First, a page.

Mahatma Gandhi, known today as a fascinating political leader and pacifist, also considered himself «something of an authority on matters of Health and Disease as well. Very few of us perhaps are aware that he is the author of quite an original little Health-book in Gujarati. [...] His views are of course radically different from the ordinary views that find expression in the pages of such books; in many cases, indeed, his doctrines must be pronounced revolutionary, and will doubtless be regarded by a certain class of readers as wholly impracticable. Even the most revolutionary of his doctrines, however, are based, not on the shifting quicksands of mere theory, but on the solid foundation of deep study, backed up by personal experience of nearly thirty years. He himself recognizes that many of his views will hardly be accepted by the ordinary reader, but he has felt himself impelled by a stern sense of duty to give publicity to his convictions formed after so much of study and experience» (Preface).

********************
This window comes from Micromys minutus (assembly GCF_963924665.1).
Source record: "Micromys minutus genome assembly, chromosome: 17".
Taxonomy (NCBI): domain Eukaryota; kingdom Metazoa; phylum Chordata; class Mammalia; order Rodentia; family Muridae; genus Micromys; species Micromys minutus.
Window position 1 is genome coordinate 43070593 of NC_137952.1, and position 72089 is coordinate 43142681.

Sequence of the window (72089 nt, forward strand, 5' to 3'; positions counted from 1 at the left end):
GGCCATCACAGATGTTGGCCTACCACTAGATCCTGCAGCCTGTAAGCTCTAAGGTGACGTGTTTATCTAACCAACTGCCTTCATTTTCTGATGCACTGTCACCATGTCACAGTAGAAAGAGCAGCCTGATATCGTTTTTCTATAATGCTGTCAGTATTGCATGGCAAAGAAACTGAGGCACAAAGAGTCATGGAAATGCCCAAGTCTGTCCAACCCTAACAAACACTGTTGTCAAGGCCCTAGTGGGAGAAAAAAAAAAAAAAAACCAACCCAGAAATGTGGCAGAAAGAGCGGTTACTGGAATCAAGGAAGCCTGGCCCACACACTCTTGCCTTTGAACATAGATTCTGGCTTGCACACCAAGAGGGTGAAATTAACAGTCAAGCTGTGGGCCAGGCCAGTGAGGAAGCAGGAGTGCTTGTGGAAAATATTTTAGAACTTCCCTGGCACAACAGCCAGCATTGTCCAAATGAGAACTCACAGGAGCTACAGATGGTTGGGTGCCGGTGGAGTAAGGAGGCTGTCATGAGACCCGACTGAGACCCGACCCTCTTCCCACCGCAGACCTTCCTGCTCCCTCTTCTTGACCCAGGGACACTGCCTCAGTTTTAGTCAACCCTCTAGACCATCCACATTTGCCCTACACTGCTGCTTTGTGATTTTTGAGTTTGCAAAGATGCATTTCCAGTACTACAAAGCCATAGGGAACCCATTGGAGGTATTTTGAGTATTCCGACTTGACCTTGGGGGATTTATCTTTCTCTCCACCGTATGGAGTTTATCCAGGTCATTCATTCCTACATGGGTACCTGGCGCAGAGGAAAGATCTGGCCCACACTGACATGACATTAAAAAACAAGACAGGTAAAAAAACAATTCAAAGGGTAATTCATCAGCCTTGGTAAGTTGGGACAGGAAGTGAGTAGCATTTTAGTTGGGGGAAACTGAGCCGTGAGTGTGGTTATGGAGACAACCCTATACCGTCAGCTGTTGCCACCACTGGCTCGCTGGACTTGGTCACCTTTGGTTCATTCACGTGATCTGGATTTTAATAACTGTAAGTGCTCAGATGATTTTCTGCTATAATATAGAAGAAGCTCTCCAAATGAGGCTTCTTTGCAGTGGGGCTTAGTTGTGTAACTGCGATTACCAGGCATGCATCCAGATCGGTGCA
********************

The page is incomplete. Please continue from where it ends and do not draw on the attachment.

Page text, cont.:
Though his advice may appear socially outdated or medically obvious/dubious to his modern day audience based on what we know now, Gandhi's treatise still provides a fascinating look on maintaining good health as it was understood in the early twentieth century. — Summary by Mary Kay and A. Rama Iyer